Hello, it doesn't seem to work.

Let's have "t-TypeF2.mkiv" with the following content:

\setuptyping[default][bodyfont=small,style={\ttx\setupinterlinespace}] % 1
% 2
\starttext % 3
  \typefile[default][start=4]{t-TypeF2.mkiv} % = This file; 4
  \typefile[default][start=4,stop=99]{t-TypeF2.mkiv} % = This file; 5
  \typefile[default][lines={4,+1}]{t-TypeF2.mkiv} % = This file; 6
\stoptext % 7

If you see the result, all lines are printed in all cases.

Moreover, "4" and "99" are also printed in the front and at the end of the 
typed file in the second case.


Not an answer, but quick recipe:
With mkiv is trivial ; use lua to skip the first n-1 lines.
With  mkii just use luatex as lua interpreter to call with
\executesystemcommand  and then see previous point.

I had also such idea, but I believed to be simply solvable even with the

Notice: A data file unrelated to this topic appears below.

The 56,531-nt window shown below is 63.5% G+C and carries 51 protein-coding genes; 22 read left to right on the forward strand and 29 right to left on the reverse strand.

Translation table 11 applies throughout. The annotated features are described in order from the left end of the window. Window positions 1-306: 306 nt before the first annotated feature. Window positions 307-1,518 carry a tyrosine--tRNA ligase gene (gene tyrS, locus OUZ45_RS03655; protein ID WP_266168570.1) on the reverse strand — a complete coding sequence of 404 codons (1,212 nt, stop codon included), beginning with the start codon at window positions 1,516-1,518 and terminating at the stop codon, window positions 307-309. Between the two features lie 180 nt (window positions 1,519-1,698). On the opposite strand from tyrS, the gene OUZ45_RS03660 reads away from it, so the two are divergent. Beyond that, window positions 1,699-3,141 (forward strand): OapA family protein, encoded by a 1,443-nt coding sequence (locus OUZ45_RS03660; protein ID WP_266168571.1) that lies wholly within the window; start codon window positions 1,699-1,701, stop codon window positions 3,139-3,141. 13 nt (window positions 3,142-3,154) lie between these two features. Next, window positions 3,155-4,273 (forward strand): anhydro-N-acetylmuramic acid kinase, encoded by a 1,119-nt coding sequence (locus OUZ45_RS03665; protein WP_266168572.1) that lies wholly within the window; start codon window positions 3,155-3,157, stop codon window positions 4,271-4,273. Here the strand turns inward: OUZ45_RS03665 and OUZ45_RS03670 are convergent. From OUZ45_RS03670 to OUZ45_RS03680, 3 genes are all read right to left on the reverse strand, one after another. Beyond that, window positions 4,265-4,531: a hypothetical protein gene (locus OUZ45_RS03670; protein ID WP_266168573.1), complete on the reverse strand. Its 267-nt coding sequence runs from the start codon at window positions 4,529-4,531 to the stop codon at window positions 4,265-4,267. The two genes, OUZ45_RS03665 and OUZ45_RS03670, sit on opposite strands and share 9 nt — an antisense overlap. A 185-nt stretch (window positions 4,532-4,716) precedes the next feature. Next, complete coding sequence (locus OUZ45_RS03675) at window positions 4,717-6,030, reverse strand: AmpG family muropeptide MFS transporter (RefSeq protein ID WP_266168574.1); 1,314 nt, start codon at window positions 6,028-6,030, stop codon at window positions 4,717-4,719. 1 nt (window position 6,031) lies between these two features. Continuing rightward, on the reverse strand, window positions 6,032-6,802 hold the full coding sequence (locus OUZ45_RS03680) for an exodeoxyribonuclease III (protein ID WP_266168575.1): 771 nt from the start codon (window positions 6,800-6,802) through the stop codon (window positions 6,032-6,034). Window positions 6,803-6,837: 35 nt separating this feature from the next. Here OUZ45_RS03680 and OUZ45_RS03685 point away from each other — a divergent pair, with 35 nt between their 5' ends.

existing \typefile command - supposing there is start/stop line option (or it 
couldn't be so complicated to provide them). So I supposed the valid syntax is 
unknown for me.


On Fri, 15 Oct 2010 10:00:10 +0200, Henning Hraban Ramm <hra...@fiee.net> wrote:

\typefile[default][start=10]{a_file.txt} % Start at line 10

According to older ML messages and the source, \typefile[start=10]
should work. Maybe it need "stop" also?
Otherwise it's undocumented.


Ing. Lukáš Procházka [mailto:l...@pontex.cz]
Pontex s. r. o.      [mailto:pon...@pontex.cz] [http://www.pontex.cz]
Bezová 1658
147 14 Praha 4

Tel: +420 244 062 238
Fax: +420 244 461 038

Attachment: t-TypeF2.mkiv
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Attachment: t-TypeF2.pdf
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